Council’s ambitious initiative to plant 80,000 trees by 2024
Published on 16 November 2021
Frankston City Councillors have given the ‘green light’ to an ambitious initiative to plant 80,000 trees by 2024.
Mayor Kris Bolam said Council will plant 20,000 trees per year over four years as part of the Urban Forest Action Plan 2020 – 2040.
“Frankston City’s Urban Forest Action Plan is working to transform the City’s urban forest into a highly-valued, well-resourced and thriving asset. In 2020/21, we planted 10,000 trees and Council has now doubled this annually to 20,000 trees from 2021/22 for four years.
“Our goal is to grow our tree canopy cover from 17 per cent to 20 per cent by 2040 as part of our commitment to enhance and protect Frankston City’s precious environment,” the Mayor said.
Mayor Bolam said that the increased tree planting program is thanks to an investment of $200,000 in additional funding in the latest Council Budget. Trees planted will be a mix of sizes ranges of tubes to semi advanced depending on site specific requirements.
The Mayor said the Urban Forest Action Plan will deliver huge benefits for residents and visitors, adding: “The urban forest creates shade and cooling around our homes and shapes public spaces where we gather together as a community. The trees clean the air we breathe, improve social cohesion, and improve the health and wellbeing of Frankston residents.”
Areas of focus in the Urban Forest Plan include Carrum Downs, Skye and Seaford, which were determined by criteria including low canopy cover and high community vulnerability to urban heat.
Mayor Bolam said: “Trees support a living ecosystem, improving water quality and providing food and habitat for mammals, birds, and insects. Trees improve the visual amenity of urban environments, and make a significant contribution to the character of our neighbourhoods. They can simulate economic activity in retail strips and attract visitors to the City.”
South Ward Cr Claire Harvey added: “This will complement other major greening projects, including the Jubilee Park Stadium redevelopment, which includes the planting of a minimum of 300 trees.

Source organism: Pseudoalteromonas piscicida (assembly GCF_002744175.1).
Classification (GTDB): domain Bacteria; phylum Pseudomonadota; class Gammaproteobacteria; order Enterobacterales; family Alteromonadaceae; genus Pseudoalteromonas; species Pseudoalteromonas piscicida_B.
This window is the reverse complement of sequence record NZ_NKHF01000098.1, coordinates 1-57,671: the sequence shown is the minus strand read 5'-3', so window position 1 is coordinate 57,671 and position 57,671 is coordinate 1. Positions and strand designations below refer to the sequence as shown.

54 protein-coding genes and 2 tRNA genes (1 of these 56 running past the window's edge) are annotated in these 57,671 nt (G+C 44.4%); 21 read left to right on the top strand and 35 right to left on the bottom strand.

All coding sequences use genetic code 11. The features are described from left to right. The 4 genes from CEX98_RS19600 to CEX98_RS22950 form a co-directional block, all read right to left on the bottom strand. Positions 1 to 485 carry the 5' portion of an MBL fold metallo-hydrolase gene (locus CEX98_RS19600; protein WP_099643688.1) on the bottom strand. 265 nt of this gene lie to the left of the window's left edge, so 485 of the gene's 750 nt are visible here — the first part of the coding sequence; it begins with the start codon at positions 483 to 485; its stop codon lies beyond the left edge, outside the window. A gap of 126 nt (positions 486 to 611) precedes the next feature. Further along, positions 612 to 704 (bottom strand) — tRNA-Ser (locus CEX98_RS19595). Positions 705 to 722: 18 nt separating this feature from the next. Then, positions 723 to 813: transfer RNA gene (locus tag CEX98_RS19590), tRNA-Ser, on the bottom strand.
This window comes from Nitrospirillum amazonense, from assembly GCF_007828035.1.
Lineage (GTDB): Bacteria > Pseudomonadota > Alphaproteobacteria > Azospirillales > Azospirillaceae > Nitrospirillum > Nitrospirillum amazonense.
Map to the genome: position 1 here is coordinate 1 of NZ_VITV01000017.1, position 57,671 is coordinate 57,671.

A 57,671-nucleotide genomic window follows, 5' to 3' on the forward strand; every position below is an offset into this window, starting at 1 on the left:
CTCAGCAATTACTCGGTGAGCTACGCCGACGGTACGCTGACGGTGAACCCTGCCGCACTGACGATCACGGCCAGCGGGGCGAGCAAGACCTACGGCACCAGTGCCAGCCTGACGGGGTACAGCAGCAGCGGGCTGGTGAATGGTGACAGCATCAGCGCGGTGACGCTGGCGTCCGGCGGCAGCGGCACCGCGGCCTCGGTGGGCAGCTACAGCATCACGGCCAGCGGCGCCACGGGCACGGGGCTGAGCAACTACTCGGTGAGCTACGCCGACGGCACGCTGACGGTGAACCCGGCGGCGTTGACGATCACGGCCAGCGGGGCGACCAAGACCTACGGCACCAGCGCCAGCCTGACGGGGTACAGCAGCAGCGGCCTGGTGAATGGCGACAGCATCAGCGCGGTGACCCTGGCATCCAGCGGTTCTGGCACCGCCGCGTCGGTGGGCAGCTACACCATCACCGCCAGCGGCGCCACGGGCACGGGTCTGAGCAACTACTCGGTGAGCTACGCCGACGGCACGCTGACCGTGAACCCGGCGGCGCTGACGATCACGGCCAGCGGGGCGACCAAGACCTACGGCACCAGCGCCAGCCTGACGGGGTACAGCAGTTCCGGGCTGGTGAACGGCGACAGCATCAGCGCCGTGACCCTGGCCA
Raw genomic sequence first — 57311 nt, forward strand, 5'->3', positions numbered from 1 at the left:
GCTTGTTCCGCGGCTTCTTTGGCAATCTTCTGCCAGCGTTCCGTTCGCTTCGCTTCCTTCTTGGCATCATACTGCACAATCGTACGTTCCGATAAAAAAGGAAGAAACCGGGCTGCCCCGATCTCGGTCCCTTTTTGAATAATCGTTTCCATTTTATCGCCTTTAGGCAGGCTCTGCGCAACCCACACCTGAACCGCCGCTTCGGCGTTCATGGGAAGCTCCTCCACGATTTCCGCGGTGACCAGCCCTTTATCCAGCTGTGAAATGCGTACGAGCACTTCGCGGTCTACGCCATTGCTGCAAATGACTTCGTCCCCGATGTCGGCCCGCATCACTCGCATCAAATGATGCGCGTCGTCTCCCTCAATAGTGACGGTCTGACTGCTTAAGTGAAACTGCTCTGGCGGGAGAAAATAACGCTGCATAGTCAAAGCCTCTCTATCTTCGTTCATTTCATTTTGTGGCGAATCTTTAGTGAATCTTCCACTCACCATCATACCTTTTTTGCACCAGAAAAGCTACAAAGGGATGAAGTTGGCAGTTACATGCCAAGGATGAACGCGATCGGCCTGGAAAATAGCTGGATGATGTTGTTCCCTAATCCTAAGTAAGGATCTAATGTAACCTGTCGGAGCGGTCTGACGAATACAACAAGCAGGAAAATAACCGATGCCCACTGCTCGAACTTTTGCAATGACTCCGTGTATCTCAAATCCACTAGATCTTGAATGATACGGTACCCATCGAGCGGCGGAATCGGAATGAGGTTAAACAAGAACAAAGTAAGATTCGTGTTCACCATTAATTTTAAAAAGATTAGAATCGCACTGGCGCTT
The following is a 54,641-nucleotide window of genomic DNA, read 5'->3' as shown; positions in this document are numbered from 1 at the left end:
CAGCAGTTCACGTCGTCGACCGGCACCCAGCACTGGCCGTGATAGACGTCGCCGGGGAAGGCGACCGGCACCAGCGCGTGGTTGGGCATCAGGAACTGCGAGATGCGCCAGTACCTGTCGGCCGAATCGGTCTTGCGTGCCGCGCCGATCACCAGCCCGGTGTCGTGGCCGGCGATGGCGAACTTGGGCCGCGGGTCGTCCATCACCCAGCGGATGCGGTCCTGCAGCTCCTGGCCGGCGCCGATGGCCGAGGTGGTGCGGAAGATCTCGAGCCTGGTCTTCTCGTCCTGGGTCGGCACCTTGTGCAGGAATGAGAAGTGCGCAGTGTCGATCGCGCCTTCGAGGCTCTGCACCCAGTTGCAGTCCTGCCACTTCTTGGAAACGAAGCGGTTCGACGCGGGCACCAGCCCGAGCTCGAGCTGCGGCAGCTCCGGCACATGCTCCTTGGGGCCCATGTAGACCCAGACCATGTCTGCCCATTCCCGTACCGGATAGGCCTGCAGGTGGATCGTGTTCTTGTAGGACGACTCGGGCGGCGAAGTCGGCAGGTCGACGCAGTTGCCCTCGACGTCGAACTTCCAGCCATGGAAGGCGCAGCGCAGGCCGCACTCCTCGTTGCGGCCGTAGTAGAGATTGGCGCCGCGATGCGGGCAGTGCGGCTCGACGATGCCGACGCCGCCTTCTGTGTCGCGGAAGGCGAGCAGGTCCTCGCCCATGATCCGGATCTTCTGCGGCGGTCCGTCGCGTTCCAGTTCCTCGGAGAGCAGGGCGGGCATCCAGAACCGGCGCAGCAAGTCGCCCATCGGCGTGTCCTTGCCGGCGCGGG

“In January, Council also funded the development of the Urban Forest Precinct Plan, which focuses on allocating tree plantings in areas of low tree canopy cover, high pedestrian activity and high heat vulnerable communities, in Carrum Downs and Seaford.
“These ambitious planting targets should place Frankston City among the top municipalities for tree plantings in Australia,” Cr Harvey said.
Cr Harvey added that residents can request trees on Council land outside their properties by clicking here and selecting ‘New Tree Request’. Council officers will conduct an assessment as part of the request.
For more information about the Urban Forest Action Plan, please visit https://www.frankston.vic.gov.au/Environment-and-Waste/Environment/Trees/Urban-Forest-Action-Plan-2020%E2%80%932040
Earlier this year, the Municipal Association of Victoria’s State Council Meeting adopted a motion advanced by Frankston City Council that the MAV advocate to the State Government to review the Native Vegetation Offset requirements to make it more feasible for both councils and private property owners to establish offset sites on their land, particularly with regards to revegetation.
Council is currently working with the Department of Environment, Land, Water and Planning on the establishment of the Native Vegetation Offsets Reserve Program and looks forward to sharing information with residents as this important Program progresses.
Council declared a climate emergency in November 2019 and is committed to delivering projects and planning for a future with reduced emissions and a thriving environment in Frankston City.
Some of Council’s recent climate actions include:
• Since 1 January, all street lights on residential roads have been powered by 100 per cent renewable energy through GreenPower™
• In March, Council secured $300,000 from the Victorian Government (Sustainable Infrastructure Fund) to use recycled materials in footpath and road infrastructure works.
• In May, Council successfully advocated to the Municipal Association of Victoria to seek funding from the Federal and State governments for enabling major road lighting upgrades.
• In August, Council joined Councillors from across Melbourne’s south east to call on the Government to support their communities to take urgent action and protect them from the impacts of climate change.
• Council has set aside funding in 2021-22 for large-scale roof top solar on Peninsula Aquatic Recreation Centre and the Frankston Civic Centre, as well as lighting efficiency upgrades in Council community-use facilities. For more information visit https://www.frankston.vic.gov.au/Environment-and-Waste/Environment/Energy-and-Climate
To receive the latest updates on Council’s climate emergency response, sign up to EnviroNews, Council’s environment e-newsletter via https://www.frankston.vic.gov.au/